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ENDING JOINT COMMITTEE. .…

e London Provincial and South…

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.=- DReSSMAKING AT HOME. BY SYLVIA. A DRAPED SKIRT. T"aii model is not onty a very graceful edi, tion of the new draped skirts which are be- coming so popular, but is,easy to make, and a very practical one for everyday wear. To. Cut Oat. The skirt can be cut either width or length. ways of the material. In the case of the narrower kinds, the former method is the best to choose, as there is then only one seam. To Make Up. When the skirt is cut out, first of all mako the yoke, turn in and tack the right edge of the front portion, press, and tack on the cor. responding edge of the back piece. Stitch it down and press, then turn in the left edge over a strip of lining, and stitch along to cor- respond with the left side. Secure a strip of lining or stay-tape to the corresponding edge or back portion, and turn in and stitch the edges of wrap, which are cut in one with the Pattern No. 2.213.. Here is a draped skirt which is not only smart but a very useful pattern, as a good àep pocket is inserted under the right side drapery. About 2,'yds. of double- width goods are req-uired. yoke. Now turn in and tack very firmly the edges of the yoke at the waist and lower part, the former over a strip of firm tape, and snip those of the lower part to enable the curve to set well; tack, stitch, and press the seam or seams of the skirt, neaten, open, and press; then fold at the top, as the notches indicate, for the drapery, pin and tack to the corresponding points of the yoke, as in the sketch, tack firr.dv in place, fit on to see that it hangs and sets well, mark the places of fastenings, and then stitch in place where tacked; make and sew in the pocket on the right side. tack and fell the yoke lining in place, press, feW on the fastenings at left side, also the buttons and simulated button- holes, and finish off neatly. Now turn up and stitch the hem of lower edge, press, and iiiiisli off. A SMART AND USEFUL COAT. Here is a coat of a particularly smart and comfortable cut, suited to all winds and weathers, and a variety of materials, from Shantung to blanket-cloth. To Cut Out. Place the yoke front to the selvedges of the material, folded as when bought, and the centre back to the fold, allowing good turn- ings. Smooth out well, and pin carefully in place, so that the extensions of the yoke lie quite flat. The portions between,*let me state, are cut from the pieces left, but a little longer and wider, so that -there is very little waste. The sleeves are of the bishop order, and, therefore, cut in one from the folded material. Cuffs and collar are cut lengthways of the material, and both are required double. The yoke may be lined or not, as preferred, but only the upper part. To Make Up. Having cut and marked the pattern care- fully, so as to ensure the accuracy of both Riel's, tack a strip of canvas interlining to the right front of the yoke, as a foundation for the buttons and buttonholes, turn in the edges carefully, keeping the shape of the tab-like upper portion. Snip where necessary, and cut off any superfluous portions to make it set well. The left side is quite straight. Now tack the facing in place, either across the whole front or just over the interlining. Stitch round the edge, as near as possible to zD Pattern No. 2,214. 7 he pleats, which atte cut in cne with the yoke, give a torch of novelty to this smart z-nd p-actical wrap. It will take 3 yds. of d ub'e-width material. the margin, and then make the buttonholes and sew on the buttons. Now tack and stitch the inserted pieces to the pleats, keeping them quite straight, then press well with the seams im-ide. Turn in and nnisK off the fronts below yoke. j tu n in the upper edges of the yoke, stitch the top cages of the plain pieces to this, <v;d secure the corners firmly and neatly. Next tack the coat together by the shoulder and under-arm seams, and fit on to see that it ''•■MIL'- ovenlv. If correct remove and stitch the seams together, snip, open, and press. The side ones can be neutered by binding or by oversewing, as preferred, whilst those of tiie shoulder parts can be neatened by the feeing, it' this extends to the back; if not, in the same way as the others. Turn up the lower edge, stitch and press, also the lower edges of the pleats, and finish off. -Now join up the sleeves, cut, Ifnd curve at the elbow-part, neaten, oken, and press.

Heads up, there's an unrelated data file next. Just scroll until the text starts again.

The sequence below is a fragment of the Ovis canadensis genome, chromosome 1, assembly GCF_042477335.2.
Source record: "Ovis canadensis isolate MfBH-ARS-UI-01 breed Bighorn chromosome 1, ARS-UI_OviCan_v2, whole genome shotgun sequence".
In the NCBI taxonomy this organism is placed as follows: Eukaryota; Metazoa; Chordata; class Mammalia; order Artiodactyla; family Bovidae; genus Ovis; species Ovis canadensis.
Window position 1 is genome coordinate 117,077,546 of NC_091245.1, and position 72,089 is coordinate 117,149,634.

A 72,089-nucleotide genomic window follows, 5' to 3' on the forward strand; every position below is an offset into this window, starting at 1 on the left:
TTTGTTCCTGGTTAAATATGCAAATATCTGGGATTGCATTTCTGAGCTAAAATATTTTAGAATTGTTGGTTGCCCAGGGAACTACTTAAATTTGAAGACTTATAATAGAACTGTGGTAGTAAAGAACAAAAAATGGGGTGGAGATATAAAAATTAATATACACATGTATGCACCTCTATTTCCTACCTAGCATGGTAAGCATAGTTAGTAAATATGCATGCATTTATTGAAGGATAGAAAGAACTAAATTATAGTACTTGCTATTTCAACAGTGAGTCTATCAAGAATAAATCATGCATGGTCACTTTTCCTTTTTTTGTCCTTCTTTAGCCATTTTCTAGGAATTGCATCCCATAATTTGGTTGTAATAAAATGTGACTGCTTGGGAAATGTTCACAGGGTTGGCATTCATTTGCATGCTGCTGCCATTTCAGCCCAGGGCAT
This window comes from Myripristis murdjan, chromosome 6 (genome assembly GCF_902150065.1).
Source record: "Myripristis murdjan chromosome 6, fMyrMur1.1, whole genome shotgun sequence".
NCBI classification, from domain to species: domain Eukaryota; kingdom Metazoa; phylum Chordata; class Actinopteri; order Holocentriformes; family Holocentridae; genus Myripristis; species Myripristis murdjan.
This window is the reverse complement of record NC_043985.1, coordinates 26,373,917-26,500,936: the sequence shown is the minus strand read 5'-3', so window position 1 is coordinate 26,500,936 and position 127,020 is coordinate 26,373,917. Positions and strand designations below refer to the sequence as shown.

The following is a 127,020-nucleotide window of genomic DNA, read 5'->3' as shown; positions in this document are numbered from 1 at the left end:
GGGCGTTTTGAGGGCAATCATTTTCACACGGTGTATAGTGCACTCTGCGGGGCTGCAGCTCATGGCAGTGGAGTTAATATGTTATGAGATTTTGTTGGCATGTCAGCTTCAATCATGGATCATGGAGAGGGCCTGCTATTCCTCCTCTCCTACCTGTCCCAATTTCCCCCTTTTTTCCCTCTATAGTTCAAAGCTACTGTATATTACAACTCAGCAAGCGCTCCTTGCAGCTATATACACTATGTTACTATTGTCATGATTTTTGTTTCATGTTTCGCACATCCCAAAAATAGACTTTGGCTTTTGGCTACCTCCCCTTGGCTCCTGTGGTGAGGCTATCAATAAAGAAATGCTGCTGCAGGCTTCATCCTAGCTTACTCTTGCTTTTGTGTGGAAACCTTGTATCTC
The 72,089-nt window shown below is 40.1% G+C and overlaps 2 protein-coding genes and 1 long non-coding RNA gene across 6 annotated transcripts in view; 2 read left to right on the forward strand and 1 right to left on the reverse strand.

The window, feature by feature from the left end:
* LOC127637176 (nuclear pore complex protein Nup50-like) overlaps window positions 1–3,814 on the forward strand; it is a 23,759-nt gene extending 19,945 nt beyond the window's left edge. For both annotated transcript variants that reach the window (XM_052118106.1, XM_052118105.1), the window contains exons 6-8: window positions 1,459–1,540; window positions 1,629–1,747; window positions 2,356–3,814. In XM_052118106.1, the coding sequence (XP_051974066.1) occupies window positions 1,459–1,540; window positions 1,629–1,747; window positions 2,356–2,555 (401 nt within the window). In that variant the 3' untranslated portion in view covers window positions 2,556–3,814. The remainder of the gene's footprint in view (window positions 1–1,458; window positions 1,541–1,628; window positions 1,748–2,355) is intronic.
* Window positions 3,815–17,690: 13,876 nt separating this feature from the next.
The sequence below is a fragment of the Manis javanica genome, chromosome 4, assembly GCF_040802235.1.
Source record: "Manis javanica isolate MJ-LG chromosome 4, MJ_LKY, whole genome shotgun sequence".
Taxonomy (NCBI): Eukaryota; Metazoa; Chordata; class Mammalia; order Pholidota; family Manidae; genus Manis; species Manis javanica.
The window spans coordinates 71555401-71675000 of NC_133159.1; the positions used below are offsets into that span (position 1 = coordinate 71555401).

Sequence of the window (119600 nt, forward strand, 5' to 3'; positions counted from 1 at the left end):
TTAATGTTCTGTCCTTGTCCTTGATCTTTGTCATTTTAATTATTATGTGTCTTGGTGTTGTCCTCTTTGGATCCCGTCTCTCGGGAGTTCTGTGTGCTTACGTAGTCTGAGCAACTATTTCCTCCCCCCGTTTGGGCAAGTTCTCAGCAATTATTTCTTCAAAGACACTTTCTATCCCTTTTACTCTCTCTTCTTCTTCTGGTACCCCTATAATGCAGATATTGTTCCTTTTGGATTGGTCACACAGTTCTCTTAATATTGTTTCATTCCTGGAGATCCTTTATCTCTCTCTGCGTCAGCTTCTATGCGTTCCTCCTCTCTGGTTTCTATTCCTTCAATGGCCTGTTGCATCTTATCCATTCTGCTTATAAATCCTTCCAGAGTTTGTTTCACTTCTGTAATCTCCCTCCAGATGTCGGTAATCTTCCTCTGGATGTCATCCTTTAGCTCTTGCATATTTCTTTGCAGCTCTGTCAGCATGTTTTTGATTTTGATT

J RECTOR'S INDUCTION

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